I think the mystery of what was happening to the island is shown-but-not-told well enough, but the antagonist and the stakes are unclear. What I did could be anywhere in-between saving one single dude from a psychic vampire, all the way up to saving the entire Neath from an incursion of (one of?) the Parabolan sun(s?). I also didn't feel a sense of personal danger until afterwards, when I returned to London and found myself incapable of doing anything but my taxes. That was actually a rather well-written and well-designed sense of the danger and consequences of the threat, but you don't find that out until after the treat is defeated.

I must say I rather liked the second act of exploring the island. It had a very good sense of creepiness and hidden danger. I also like the use of the Airs mechanic to selectively hide and reveal the exploration options. It's perhaps a little inconvenient to explore everywhere because RNG, but I think it helps the atmosphere that I don't have the full list of places I can explore in front of me. The island as a whole gave me a Twin Peaks vibe. I'm honestly disappointed that it doesn't remain a permanent overzee destination, although I also don't know what the point of returning would be.

Someone who is a better literary critic than myself can probably make some analysis on how blinding light serves the same purpose on this island that shrouding darkness usually serves in similar stories, and what that reversal means thematically. I think there's something of significance there, but it's a little out of my reach.

--
http://fallenlondon.storynexus.com/Profile/PSGarak
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Jolanda Swan
Jolanda Swan
Posts: 925

8 days ago
Perhaps the season will revolve around the same question? And the stories to follow will answer our questions (or hint an an answer?)

--
Lover of all things beautiful, secret admirer of ugly truths, fond of the Parabola Sun... and always delighted to role play.
http://fallenlondon.com/profile/Jolanda%20Swan
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Winthropx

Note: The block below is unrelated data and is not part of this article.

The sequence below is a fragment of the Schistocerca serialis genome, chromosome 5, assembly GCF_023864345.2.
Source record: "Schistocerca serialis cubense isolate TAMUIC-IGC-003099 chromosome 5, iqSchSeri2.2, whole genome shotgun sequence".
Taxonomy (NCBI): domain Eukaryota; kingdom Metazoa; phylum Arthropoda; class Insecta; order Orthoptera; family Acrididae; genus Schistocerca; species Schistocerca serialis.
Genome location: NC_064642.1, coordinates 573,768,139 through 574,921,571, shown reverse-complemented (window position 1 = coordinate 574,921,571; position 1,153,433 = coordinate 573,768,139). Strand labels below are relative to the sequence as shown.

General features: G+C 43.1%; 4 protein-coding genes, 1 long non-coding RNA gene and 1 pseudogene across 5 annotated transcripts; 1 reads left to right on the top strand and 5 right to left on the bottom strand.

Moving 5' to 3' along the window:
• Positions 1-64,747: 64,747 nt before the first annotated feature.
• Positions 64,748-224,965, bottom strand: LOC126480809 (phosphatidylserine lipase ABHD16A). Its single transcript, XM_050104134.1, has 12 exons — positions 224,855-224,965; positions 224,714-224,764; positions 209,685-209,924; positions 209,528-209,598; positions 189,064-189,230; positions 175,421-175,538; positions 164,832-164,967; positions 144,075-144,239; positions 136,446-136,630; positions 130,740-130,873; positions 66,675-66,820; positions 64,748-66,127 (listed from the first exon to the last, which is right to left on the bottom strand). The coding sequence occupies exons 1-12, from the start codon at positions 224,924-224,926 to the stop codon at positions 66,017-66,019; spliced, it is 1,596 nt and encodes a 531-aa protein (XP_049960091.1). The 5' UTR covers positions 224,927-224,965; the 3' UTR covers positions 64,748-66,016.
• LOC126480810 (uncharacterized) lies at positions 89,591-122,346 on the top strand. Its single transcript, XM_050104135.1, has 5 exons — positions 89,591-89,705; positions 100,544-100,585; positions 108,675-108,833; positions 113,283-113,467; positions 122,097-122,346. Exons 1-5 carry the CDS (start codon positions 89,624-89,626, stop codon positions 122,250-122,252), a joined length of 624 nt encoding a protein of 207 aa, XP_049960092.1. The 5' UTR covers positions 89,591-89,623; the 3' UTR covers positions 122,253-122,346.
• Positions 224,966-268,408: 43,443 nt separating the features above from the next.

Winthropx
Posts: 57

8 days ago
This one really didn't stand out much to me. I liked it, but it didn't draw me in like the past few.

--
Bishop Winthrop, a kind-hearted soul
A Paramount Presence
I accept all social actions except Investigating the Affluent Photographer
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Winthropx
Winthropx
Posts: 57

8 days ago
Jolanda Swan wrote:
Have any ES NPCs become a staple of London, by the way? I know we have asked for a card from the priest in All the Saints, but this is very recent.
I love FL NPCs but after a few years of playing, I would not mind seeing new ones, taken from Exceptional Stories. I understand different people pick different fates for some of them, but for some their fate is a given, and they could very well stay with us. Think the man from the ministry, from the fireworks story. I would love to see them in cards, or shops, or storylets, if for no other reason then because it would be a waste for them to only appear once. They will enrich London and possibly entice players to find out more about them by buying older ES - I know I bought a couple for the exact same reason.

They may not have shown up in London, but [spoiler] some, at least, have show up in what I've played of Sunless Skies. [/spoiler]
edited by Winthropx on 12/4/2018

--
Bishop Winthrop, a kind-hearted soul
A Paramount Presence
I accept all social actions except Investigating the Affluent Photographer
+1 link
Raihan
Raihan
Posts: 39

8 days ago
For those who care about such things, what were your reasons for taking the Precocious Ratling with you, motivation-wise? I feel like taking a young child with me to a place they had just escaped from because of some unseen danger is dangerously irresponsible, but then, I don't want to miss out on any great content because of that hang-up...
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Jolanda Swan
Jolanda Swan
Posts: 925

8 days ago
Well, I was quite hesitant, but then I remembered all these Victorian adventure stories where children get involved on all kinds of dangerous travels and come out the wiser for it. It would be a harder thing to do in a contemporary game.
To be honest, I still asked in the forums to make sure it doesn't meet with a horrible death.
edited by Jolanda Swan on 12/4/2018